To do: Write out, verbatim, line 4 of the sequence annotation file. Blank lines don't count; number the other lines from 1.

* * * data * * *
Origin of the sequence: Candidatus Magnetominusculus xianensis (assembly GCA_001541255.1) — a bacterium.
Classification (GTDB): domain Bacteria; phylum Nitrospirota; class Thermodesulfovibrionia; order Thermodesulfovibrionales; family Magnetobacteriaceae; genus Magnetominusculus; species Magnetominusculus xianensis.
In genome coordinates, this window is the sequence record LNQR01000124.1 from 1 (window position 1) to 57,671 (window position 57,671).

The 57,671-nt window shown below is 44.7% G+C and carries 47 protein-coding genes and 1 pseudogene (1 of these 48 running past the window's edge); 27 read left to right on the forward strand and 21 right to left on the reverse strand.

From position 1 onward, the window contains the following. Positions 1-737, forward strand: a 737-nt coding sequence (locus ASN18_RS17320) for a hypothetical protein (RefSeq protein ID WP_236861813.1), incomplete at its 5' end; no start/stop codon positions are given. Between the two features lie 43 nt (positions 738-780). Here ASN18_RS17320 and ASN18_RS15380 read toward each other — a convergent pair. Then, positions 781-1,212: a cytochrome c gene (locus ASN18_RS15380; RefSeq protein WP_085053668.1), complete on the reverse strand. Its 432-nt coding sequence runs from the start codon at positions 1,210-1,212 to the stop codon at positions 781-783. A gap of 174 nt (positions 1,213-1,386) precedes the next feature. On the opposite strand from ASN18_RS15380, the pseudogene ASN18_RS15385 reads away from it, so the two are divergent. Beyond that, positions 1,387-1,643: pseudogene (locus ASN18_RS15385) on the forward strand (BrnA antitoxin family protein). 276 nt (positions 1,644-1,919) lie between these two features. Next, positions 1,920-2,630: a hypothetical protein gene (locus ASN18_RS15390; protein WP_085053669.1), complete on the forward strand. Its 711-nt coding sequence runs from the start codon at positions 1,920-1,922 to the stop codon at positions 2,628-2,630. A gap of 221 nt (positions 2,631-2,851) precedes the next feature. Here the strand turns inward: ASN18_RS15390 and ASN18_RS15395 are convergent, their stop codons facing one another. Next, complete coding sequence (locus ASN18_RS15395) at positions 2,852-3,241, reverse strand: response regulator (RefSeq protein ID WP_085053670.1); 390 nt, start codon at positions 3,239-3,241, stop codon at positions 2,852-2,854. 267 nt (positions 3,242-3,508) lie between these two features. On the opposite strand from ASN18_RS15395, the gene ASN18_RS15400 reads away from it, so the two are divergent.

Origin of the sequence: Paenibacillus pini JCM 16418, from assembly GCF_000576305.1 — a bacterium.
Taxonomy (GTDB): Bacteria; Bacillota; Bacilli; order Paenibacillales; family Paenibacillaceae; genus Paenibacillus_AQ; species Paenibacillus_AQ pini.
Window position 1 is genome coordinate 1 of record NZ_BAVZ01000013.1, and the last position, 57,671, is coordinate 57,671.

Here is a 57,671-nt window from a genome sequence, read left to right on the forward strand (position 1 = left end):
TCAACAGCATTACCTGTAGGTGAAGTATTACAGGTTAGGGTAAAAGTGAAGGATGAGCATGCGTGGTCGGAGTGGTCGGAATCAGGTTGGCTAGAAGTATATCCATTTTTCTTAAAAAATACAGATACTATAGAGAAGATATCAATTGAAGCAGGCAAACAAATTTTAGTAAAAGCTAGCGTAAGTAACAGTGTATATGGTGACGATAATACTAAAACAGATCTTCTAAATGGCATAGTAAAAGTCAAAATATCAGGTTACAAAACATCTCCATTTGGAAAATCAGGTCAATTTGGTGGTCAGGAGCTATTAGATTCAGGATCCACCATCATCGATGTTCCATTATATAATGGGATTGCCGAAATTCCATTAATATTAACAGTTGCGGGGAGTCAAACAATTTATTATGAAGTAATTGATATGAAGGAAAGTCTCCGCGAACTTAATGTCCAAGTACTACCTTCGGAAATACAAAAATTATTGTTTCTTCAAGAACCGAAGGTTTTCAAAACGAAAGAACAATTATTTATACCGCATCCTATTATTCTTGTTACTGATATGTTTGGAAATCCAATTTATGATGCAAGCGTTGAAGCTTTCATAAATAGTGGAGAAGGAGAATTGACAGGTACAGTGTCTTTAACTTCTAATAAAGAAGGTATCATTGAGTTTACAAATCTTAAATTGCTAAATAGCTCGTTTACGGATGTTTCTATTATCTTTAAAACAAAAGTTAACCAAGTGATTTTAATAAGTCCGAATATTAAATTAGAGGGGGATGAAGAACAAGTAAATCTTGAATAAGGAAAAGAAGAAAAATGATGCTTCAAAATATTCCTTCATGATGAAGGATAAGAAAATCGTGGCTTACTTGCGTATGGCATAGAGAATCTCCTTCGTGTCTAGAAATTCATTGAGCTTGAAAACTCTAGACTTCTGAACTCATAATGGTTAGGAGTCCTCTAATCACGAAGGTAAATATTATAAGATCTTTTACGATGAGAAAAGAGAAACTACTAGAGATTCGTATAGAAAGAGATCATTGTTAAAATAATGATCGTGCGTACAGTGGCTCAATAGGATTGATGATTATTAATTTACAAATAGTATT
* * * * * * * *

The 57,671-nt window shown below is 44.7% G+C and carries 47 protein-coding genes and 1 pseudogene (1 of these 48 running past the window's edge); 27 read left to right on the forward strand and 21 right to left on the reverse strand.